Sask. teacher says province needs BIPOC teachers association to better support educators, students of colour

Helen Vangool says it’s become fairly common for teachers, parents and students to tell her about experiences of racism they’ve encountered in school — and it's concerning.

Helen Vangool says not enough anti-racism education in schools

Helen Vangool, an educator from Saskatoon, is seeing how much interest there is for a BIPOC teachers association in Saskatchewan. (Submitted by Helen Vangool)

Helen Vangool says it's become fairly common for teachers, parents and students to tell her about experiences of racism they've encountered in school — and it's concerning.

The teacher from Saskatoon says there is a lack of concrete action on anti-racism education and a lack of support for students and teachers who are BIPOC — Black, Indigenous, and people of colour — and she's grown frustrated.

"There isn't any support group out there for us, people that we can talk to about what's going on or anything like that," she said.

To help offer that support and lobby for efficient anti-racism education, Vangool said the province needs a BIPOC teachers association.

"One voice isn't going to be heard as much [unless] more of us were together advocating for this work and why it's important to be taught in schools," she said.

She said the group would be similar to the Black Teachers Association of Alberta (BTA), which had 50 members as of January.

BTA started with an Instagram account, sharing resources and answering questions from the public.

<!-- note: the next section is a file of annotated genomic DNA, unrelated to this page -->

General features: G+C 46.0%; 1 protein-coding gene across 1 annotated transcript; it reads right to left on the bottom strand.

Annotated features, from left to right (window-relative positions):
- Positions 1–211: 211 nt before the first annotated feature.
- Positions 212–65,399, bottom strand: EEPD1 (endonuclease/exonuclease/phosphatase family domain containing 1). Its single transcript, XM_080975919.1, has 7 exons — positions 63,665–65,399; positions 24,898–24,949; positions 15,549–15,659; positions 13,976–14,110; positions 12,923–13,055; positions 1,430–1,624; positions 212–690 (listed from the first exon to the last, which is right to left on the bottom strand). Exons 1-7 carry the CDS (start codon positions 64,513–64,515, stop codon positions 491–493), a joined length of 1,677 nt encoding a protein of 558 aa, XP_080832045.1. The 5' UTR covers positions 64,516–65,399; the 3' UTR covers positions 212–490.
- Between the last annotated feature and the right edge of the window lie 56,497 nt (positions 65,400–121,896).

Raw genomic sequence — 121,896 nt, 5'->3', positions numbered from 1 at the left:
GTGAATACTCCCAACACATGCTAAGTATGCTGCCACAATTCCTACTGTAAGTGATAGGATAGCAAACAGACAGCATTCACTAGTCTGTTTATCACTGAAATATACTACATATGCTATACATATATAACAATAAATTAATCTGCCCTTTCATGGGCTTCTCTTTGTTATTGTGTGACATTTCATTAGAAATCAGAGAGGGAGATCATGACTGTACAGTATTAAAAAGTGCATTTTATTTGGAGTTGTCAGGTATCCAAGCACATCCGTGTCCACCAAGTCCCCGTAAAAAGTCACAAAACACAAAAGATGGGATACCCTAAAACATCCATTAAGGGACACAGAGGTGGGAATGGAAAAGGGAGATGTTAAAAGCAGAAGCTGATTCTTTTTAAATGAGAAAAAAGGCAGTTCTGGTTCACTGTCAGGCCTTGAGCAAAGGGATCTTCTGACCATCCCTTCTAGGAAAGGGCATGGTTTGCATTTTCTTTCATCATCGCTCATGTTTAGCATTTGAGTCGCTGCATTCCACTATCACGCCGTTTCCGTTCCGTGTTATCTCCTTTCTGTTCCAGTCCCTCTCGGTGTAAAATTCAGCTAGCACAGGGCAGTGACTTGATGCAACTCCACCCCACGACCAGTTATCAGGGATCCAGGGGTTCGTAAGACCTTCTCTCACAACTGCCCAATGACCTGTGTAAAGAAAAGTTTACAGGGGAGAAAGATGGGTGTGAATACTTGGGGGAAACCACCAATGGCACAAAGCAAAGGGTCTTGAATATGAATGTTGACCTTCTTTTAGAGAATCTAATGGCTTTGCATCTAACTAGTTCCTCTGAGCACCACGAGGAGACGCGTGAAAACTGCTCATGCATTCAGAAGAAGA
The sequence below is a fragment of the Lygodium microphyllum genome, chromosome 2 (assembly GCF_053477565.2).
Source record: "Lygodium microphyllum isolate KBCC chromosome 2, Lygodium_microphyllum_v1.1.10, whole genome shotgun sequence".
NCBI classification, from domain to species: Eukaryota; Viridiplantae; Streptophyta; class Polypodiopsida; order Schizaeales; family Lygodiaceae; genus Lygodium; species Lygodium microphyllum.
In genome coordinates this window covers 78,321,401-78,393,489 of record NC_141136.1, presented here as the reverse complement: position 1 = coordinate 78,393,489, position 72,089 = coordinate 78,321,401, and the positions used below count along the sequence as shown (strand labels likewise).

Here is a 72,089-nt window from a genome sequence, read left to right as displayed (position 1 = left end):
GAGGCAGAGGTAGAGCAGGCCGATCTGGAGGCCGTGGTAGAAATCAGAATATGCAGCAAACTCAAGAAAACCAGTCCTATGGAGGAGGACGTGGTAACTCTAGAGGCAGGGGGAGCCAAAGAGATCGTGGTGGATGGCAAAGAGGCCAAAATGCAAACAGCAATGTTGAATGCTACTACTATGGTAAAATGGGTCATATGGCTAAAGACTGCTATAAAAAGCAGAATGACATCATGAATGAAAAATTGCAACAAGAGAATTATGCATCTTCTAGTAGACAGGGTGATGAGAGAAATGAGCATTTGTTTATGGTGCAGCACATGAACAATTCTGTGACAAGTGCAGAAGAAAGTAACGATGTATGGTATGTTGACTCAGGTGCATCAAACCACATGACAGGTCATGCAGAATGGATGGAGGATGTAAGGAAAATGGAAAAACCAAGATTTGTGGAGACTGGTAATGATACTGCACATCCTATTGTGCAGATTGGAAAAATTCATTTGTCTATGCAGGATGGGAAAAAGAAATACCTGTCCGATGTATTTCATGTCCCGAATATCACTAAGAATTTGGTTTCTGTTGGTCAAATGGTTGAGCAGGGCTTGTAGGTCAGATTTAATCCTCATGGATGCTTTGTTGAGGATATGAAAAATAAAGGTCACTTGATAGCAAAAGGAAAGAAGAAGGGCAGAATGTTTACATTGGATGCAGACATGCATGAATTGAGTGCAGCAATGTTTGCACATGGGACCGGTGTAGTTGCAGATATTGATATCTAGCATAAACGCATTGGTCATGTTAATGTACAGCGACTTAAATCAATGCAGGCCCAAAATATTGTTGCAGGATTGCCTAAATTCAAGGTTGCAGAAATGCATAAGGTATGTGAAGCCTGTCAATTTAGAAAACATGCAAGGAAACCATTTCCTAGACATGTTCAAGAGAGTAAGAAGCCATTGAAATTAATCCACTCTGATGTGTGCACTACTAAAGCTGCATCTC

"How do I talk to my little five-year-old son about race, and how do I speak to my high schooler who's about to graduate about what it's like to be in the real world as a Black woman?" are examples of questions, co-founder Sarah Adomako-Ansah told CBC News in January.

The association has already had inquiries from teachers in other provinces such as B.C., Ontario and Saskatchewan about sharing resources and collaborating, Adomako-Ansah said.

However, Vangool said the association in Saskatchewan would expand to other people of colour due to a lack of Black teachers in the province.

"It makes more sense, in my mind, for us to be a collective group speaking about how we can support one another, how [school] divisions can work to support their teachers of colour and students of colour," she said.

"I think a lot of us are feeling more empowered now, like we have a voice. Now is the time to start talking because people are paying more attention right now."

Vangool said the association would also offer support to teacher assistants and families of students.

"It's really traumatic for us to see and hear about another person being killed or attacked just because of the colour of their skin and then to come to school the next day, or come to work the next day, and have no one address it and pretend like nothing happened," she said.

"[It's] kind of a dehumanizing and silencing thing to experience."

Vangool is currently in the process of seeing how much interest there is from other BIPOC teachers in the province to start an association.

For more stories about the experiences of Black Canadians — from anti-Black racism to success stories within the Black community — check out Being Black in Canada, a CBC project Black Canadians can be proud of. You can read more stories here.


With files from Adrienne Lamb, Rick Bremness